Since password managers are big and complicated and I currently am pretty bored since I am sitting in a car for a few hours, here is a simple algorithm to generate resource-specific, unique passwords using a master password and no password database.
As pointed out here: http://news.ycombinator.com/item?id=4374888 this method is broken.
Simply paste the following line into a shell, type your master password (correctly, please, for there are no safeguards in place to protect you from typos) and press
[enter] [ctrl-d] and you will be provided with a secure password specific for
(sha512sum ~/.salt -<<<www.example.com;sha512sum -)|cut -d\ -f1|sha512sum|cut -c-32
Please not that this line will produce the same password every time you invoke it, provided that nobody messed around in your .salt file and you still remember your master password.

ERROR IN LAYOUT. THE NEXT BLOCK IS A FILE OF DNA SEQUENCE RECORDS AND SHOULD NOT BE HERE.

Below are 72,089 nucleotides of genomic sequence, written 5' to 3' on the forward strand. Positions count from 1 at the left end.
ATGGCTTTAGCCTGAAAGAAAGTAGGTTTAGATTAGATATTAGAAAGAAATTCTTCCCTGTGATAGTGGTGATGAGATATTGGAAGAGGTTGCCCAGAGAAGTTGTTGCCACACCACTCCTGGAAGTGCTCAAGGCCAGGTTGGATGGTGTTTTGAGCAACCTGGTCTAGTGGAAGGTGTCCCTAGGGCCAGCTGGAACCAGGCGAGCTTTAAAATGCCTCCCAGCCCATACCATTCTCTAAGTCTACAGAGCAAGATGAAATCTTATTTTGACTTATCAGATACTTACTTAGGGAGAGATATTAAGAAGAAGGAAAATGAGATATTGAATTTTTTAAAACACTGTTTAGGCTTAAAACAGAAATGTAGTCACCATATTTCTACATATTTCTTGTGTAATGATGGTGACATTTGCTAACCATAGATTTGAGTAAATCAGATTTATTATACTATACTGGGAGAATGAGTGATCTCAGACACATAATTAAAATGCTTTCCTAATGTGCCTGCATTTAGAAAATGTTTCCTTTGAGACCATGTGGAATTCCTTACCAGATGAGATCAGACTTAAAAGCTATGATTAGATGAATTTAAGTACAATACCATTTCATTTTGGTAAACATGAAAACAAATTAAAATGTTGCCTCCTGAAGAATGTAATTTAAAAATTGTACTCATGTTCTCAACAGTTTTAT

The salt can be pretty much any immutable file (i.e. .jpg and other files which tend to be modified by programs because of stored metadata are a really bad idea), as long as it is more or less unique. I generated mine with the following command line:
(dmesg;env;head -c16 /dev/random)|sha512sum>>~/.salt; chmod 400 ~/.salt
Under certain circumstances, this line may take a few seconds while /dev/random gathers entropy.
Principle of operation
The password generate takes hex sha512-hashes of your salt file, your master password and the resource name you wish to generate a password for (i.e. e.g. a domain name), concatenates them one per line, hashes the result and takes the first 32 characters of the result's hex value. The resulting value is dependant on each of the three variables and no one of the variables can be computed from it (these are properties of cryptographic hashes as sha-512 is one). Obviously, the process could be improved if you would find a portable way to encode the resulting hash in a charset consisting of more than 16 digits, for then the resulting password could be made significantly shorter than 32 characters without loosing any entropy compared to now.
The salt file generation takes your dmesg (system-specific), your env (user specific) and a few random bytes (random), concatenates and hashes them, and puts the hash's hex string into the salt file.